One study in non-diabetic women with candida overgrowth showed a significantly impaired tolerance for glucose (carbs) and poor blood sugar control compared to controls (21). Another study found that individuals with lower morning cortisol levels (i.e. “adrenal fatigue”) were more likely to have both yeast infections and blood sugar intolerances (20).
There are a variety of ways that Candida impacts blood sugar, but without getting too technical it basically boils down to this: It disrupts organs, systems and hormones, like the pancreas, thyroid, liver, adrenal glands, insulin levels and cortisol, which then disrupts the way the body processes glucose.
Additionally, pathogenic yeast and fungi feed on your glucose, which then brings your blood sugar crashing down.
It causes nutritional deficiencies and if certain nutrients are not provided in the body in adequate levels, this contributes to hypoglycemia.
One of candida’s primary weapons for destroying tissues and acquiring nutrients in the body is through enzymes it produces called Secreted Aspartyl Proteases (SAPs)— candida’s primary mechanism of how it spreads in the body and causes damage.
Researchers have discovered that SAPs enzymes can also cause pre-diabetes, immune system suppression, and high blood pressure. Pre-diabetes conditions include insulin-resistance and hypoglycemia. Insulin attaches to receptors on cells that then activate the absorption of sugar from the blood. These protease enzymes will chop off the receptors on cells causing blood sugar levels to increase, only to quickly fall as the cells are not fed (22, 23).
Candida & Bacteria Die Off
Given the connections between candida/fungi, gut bacteria and blood sugar balance, episodes of hypoglycemia can also arise when you begin to actually treat the candida, treat bacterial infections, and/or support your gut health. This happens as part of a die-off reaction—as pathogenic yeasts and bacteria are “starved” of the fuel source you’ve been feeding it (glucose) or as you target them with anti fungal herbs, medications and/or probiotics and prebiotics. In die off reactions, toxins are released as the Candida or gut bacteria is killed.
If too much is killed at one time it can overload the body with toxins and result in a variety of symptoms experienced in hypoglycemia—including shakiness, weakness, and feeling fluttery inside. Additionally, people may experience hypoglycemia when they begin eating a low-carb or ketogenic based diet, particularly if they also had a gut infection or yeast/bacterial overgrowth. Since glucose is the primary fuel source of yeast and bacteria, when you cut this back, your gut bacteria and yeast “fire up”—causing stress to your blood sugar balance.
Sluggish or Toxic Liver
Your liver is responsible for storing energy (mostly from carbohydrate), called “glycogen” and breaking it down into glucose (sugar) for your cells to use and keep your blood sugar balanced all day long. However, if your liver is sluggish and unable to break down glycogen appropriately OR it is in “overdrive” from adrenaline (and breaks it down TOO fast), this can lead to blood sugar imbalances— “starving” your body and cells from getting the energy they need all day long.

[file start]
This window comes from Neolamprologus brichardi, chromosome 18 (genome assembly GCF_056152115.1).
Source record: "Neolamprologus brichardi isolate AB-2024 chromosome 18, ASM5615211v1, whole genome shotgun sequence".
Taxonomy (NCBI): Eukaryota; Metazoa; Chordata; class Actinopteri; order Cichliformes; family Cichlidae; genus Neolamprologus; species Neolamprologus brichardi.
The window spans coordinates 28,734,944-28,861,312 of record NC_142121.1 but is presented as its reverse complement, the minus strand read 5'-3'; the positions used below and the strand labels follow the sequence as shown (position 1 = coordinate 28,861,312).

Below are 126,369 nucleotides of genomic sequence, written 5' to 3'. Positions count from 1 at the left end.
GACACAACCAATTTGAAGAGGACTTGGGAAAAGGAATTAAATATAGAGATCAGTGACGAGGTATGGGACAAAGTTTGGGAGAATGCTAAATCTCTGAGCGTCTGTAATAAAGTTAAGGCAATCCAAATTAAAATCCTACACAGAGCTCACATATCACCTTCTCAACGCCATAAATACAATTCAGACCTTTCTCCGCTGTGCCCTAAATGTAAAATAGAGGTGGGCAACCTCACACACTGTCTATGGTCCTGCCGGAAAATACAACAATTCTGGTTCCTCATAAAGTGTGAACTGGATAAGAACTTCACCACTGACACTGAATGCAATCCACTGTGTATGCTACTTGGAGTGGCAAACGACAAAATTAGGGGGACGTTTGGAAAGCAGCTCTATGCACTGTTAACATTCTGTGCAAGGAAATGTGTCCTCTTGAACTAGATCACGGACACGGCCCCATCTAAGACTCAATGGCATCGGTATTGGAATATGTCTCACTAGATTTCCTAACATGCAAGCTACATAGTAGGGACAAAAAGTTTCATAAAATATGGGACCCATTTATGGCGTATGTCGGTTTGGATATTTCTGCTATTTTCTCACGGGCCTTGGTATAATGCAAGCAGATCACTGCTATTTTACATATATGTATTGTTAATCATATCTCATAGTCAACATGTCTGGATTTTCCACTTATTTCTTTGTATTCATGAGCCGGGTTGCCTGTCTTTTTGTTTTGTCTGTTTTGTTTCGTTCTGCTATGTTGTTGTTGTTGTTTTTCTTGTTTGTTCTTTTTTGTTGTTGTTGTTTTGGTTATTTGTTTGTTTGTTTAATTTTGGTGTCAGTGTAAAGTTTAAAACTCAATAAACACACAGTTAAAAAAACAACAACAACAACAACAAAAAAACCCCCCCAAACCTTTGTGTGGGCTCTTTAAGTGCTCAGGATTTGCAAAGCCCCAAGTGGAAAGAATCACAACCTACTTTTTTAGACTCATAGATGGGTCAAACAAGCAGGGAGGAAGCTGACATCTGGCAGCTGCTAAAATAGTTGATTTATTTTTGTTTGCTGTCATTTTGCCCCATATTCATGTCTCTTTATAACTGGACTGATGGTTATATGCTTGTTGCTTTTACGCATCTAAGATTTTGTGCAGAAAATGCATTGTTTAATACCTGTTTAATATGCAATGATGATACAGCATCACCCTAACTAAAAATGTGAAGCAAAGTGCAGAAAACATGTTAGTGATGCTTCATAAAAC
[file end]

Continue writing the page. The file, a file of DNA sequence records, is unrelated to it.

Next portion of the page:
Also, liver malfunctions or sluggishness can happen from a number of reasons including: excess adrenaline or cortisol (stress), low-fat diets, long term low-protein (vegetarian/vegan) diets, bad fat diets (canola oil, packaged processed foods, eating out), environmental toxins, long term birth control or medication use.
Pancreatic insufficiency happens when pancreatic functions start to decrease and there are not enough exocrine enzymes released to digest food properly. As a result, the body struggles to absorb a lot of vital nutrients necessary for energy in your cells. This usually occurs due to tissue damage of the pancreas itself, or as a blockage of the ducts that move digestive enzymes into the intestines, and can lead to symptoms like hypoglycemia.
Supplementation with chromium in individuals with hypoglycemia has been shown to help naturally raise blood glucose levels (24)—suggesting that chromium deficiency may be at play in hypoglycemia. Chromium is a mineral that humans require in trace amounts. Chromium is known to enhance the action of insulin and is directly involved in carbohydrate, fat, and protein metabolism. Foods naturally high in chromium include: green beans, broccoli, nuts, brewer’s yeast, egg yolks, chicken and beef. In one study, eight women with symptoms of hypoglycemia supplemented with 200 mcg of Chromium as chromic chloride for three months.
Also, chromium supplementation alleviated the hypoglycemic symptoms and significantly raised the minimum serum glucose values observed two to four hours following a glucose load. Insulin binding to red blood cells and insulin receptor number also improved significantly during supplementation (24).
Treatment of Hypoglycemia
The following measures are essential in treating, managing and reversing hypoglycemia:
1. Address the Root Causes